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Posts Tagged ‘Lucy Carter’

This is a hugely ambitious, inventive play about the connection of the human race with oil, spanning more than 150 years from 1889 to 35 years into the future. It also covers the changing place of women in society and the relationship between a mother and her daughter. Ella Hickson’s play has its flaws, but I greatly admired both the writer’s boldness and Carrie Cracknall’s production.

There are five scenes, starting with a Cornish farming family in the late nineteenth century, bickering as they struggle to get by. Our central character May is married to one of three brothers, pregnant with their first child. They are visited by an American, who demonstrates his newly developed kerosene lamp and makes an offer for their farm where he wishes to set up his fledgling business. May wants them to accept, but her husband doesn’t. In the second scene we are in Persia at the beginning of the 20th century where the British are seeking to exploit their oil resources. This May is a waitress. For me, this was the least effective scene. The third section leaps forward to the 1970’s. May is an oil company executive who is visited by a Libyan minister informing her his country is going to sequestrate a share of the company. Her relationship with her 15-year-old environmentally conscious daughter Amy is fraught.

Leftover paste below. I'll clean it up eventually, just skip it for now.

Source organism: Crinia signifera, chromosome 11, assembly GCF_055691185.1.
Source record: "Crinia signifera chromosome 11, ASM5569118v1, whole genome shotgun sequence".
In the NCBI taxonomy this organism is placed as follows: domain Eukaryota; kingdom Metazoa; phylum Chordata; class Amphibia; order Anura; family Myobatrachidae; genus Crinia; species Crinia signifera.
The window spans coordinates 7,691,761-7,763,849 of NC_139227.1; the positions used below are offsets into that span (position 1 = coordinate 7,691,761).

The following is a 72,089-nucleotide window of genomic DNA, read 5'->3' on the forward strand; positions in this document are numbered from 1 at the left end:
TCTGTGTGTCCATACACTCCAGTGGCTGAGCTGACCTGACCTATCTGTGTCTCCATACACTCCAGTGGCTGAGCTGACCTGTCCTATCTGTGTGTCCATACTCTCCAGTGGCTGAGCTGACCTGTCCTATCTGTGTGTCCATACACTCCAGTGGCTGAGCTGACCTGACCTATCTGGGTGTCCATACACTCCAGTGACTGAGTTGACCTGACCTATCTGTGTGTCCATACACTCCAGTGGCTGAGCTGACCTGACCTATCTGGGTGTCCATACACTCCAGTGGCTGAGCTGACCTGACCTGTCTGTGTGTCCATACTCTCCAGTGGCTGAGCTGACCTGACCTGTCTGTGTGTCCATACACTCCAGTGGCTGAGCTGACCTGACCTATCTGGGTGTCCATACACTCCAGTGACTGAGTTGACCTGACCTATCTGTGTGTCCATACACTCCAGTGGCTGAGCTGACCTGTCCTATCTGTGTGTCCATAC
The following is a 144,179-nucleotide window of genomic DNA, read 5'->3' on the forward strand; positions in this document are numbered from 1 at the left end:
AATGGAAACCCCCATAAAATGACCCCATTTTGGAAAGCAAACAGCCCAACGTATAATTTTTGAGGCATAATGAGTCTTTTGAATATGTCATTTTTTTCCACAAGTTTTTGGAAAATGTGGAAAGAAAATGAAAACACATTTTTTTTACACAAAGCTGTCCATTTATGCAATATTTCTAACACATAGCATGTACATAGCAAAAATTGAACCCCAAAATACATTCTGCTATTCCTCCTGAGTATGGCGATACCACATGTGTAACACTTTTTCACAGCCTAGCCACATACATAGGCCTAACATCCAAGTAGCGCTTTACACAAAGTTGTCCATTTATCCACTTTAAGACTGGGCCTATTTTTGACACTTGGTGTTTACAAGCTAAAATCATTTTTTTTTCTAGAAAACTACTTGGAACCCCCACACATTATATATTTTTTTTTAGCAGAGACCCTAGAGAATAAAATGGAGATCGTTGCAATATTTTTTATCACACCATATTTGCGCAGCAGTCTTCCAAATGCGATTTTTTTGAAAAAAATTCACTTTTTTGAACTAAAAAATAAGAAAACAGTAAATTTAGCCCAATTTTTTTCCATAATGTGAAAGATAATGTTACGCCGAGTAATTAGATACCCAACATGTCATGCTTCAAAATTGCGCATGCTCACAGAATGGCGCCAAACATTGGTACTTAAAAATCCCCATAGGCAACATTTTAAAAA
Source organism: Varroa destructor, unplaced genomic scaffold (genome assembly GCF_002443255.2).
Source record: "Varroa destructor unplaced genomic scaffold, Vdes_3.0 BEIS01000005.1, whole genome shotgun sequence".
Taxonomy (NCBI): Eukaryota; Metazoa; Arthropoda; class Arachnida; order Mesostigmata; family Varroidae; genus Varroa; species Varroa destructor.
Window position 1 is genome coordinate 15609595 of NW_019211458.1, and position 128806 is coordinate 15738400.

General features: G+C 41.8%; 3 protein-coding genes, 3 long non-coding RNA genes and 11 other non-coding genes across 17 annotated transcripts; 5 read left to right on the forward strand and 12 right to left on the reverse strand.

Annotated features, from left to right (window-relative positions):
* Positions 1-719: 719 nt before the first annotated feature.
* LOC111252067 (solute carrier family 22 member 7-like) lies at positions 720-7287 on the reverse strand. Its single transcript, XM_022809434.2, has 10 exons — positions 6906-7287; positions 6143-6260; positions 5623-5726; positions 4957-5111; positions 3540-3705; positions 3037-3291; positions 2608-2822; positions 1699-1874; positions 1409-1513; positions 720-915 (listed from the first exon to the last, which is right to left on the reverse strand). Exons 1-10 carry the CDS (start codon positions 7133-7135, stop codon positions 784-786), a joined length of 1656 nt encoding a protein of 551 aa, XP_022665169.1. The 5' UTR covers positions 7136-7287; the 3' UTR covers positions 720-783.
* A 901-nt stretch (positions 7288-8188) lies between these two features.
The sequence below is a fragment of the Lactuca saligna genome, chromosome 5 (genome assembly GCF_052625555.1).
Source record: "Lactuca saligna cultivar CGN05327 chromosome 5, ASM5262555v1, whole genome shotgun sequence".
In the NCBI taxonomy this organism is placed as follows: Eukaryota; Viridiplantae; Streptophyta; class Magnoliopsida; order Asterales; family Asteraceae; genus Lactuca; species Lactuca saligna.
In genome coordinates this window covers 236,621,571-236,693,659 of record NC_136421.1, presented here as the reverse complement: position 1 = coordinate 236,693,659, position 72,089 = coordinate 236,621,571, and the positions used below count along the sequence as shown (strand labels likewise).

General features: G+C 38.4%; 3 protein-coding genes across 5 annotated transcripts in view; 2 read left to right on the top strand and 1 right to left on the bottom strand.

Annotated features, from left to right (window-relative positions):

In the second half, we’re taken five years into the future. May, a former MP who voted for the war, is in Iraq trying to persuade her daughter, Amy, doing voluntary work in a hospital, to return home. Their relationship is fraught too. In the final scene we’re thirty-five years in the future, back in the Singer family home in Cornwall. Our energy fears have become a reality as May and Amy struggle to keep warm. They are visited by a Chinese saleswoman (the new colonists) selling a personalised nuclear solution with as dubious environmental credentials as oil.

I struggled a bit with the implausibility’s – why would the American want to locate his business on a Cornish farm? Why would a Libyan minister come to her home? – and the fact that each May and Amy must be different characters given the timescales, but I eventually let go of my literalism and went with the flow. Though the relationship between mother and daughter aids the narrative, I’m not sure the emancipation issues do.

There’s something very compelling about the production that holds your attention. Lucy Carter’s lighting, sometimes very dark, and Luke Halls’ oil-related projections are particularly effective. Both Anne-Marie Duff as May and Yolanda Kettle as her anagram daughter Amy are excellent, creating a very believable mother and daughter relationship, and there’s a fine supporting cast.

The Almeida set an early 7pm start for this production, but it’s only 2.5 hours long. I suspect it has reduced in length since the draft on which they programmed it and it did sometimes feel as if there were missing bits. Despite its flaws though, it’s a very welcome, brave and epic play which I would definitely recommend.

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